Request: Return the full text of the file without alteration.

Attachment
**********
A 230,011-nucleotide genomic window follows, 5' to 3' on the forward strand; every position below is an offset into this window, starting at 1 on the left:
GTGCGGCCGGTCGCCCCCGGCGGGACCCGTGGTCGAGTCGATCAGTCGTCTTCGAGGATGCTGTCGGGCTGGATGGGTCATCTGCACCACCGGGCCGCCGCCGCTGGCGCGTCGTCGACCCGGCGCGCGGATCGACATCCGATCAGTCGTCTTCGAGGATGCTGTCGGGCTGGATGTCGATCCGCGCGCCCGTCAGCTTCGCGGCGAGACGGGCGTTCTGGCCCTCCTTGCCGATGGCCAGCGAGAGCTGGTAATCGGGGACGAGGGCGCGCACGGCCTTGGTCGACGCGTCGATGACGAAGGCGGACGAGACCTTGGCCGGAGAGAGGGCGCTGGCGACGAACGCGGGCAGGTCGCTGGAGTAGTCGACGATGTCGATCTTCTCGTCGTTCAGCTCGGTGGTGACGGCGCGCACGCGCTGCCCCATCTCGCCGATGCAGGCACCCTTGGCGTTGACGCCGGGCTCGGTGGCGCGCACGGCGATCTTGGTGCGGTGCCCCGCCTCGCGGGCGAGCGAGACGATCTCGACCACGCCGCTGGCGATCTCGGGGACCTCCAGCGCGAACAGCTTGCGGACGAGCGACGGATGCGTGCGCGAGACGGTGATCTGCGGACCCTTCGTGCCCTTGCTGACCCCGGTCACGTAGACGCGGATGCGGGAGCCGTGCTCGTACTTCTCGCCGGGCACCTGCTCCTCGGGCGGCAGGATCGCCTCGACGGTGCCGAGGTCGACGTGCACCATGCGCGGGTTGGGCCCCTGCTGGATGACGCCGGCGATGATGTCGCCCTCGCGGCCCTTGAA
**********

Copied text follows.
A 230,011-nucleotide genomic window follows, 5' to 3' on the forward strand; every position below is an offset into this window, starting at 1 on the left:
GTGCGGCCGGTCGCCCCCGGCGGGACCCGTGGTCGAGTCGATCAGTCGTCTTCGAGGATGCTGTCGGGCTGGATGGGTCATCTGCACCACCGGGCCGCCGCCGCTGGCGCGTCGTCGACCCGGCGCGCGGATCGACATCCGATCAGTCGTCTTCGAGGATGCTGTCGGGCTGGATGTCGATCCGCGCGCCCGTCAGCTTCGCGGCGAGACGGGCGTTCTGGCCCTCCTTGCCGATGGCCAGCGAGAGCTGGTAATCGGGGACGAGGGCGCGCACGGCCTTGGTCGACGCGTCGATGACGAAGGCGGACGAGACCTTGGCCGGAGAGAGGGCGCTGGCGACGAACGCGGGCAGGTCGCTGGAGTAGTCGACGATGTCGATCTTCTCGTCGTTCAGCTCGGTGGTGACGGCGCGCACGCGCTGCCCCATCTCGCCGATGCAGGCACCCTTGGCGTTGACGCCGGGCTCGGTGGCGCGCACGGCGATCTTGGTGCGGTGCCCCGCCTCGCGGGCGAGCGAGACGATCTCGACCACGCCGCTGGCGATCTCGGGGACCTCCAGCGCGAACAGCTTGCGGACGAGCGACGGATGCGTGCGCGAGACGGTGATCTGCGGACCCTTCGTGCCCTTGCTGACCCCGGTCACGTAGACGCGGATGCGGGAGCCGTGCTCGTACTTCTCGCCGGGCACCTGCTCCTCGGGCGGCAGGATCGCCTCGACGGTGCCGAGGTCGACGTGCACCATGCGCGGGTTGGGCCCCTGCTGGATGACGCCGGCGATGATGTCGCCCTCGCGGCCCTTGAA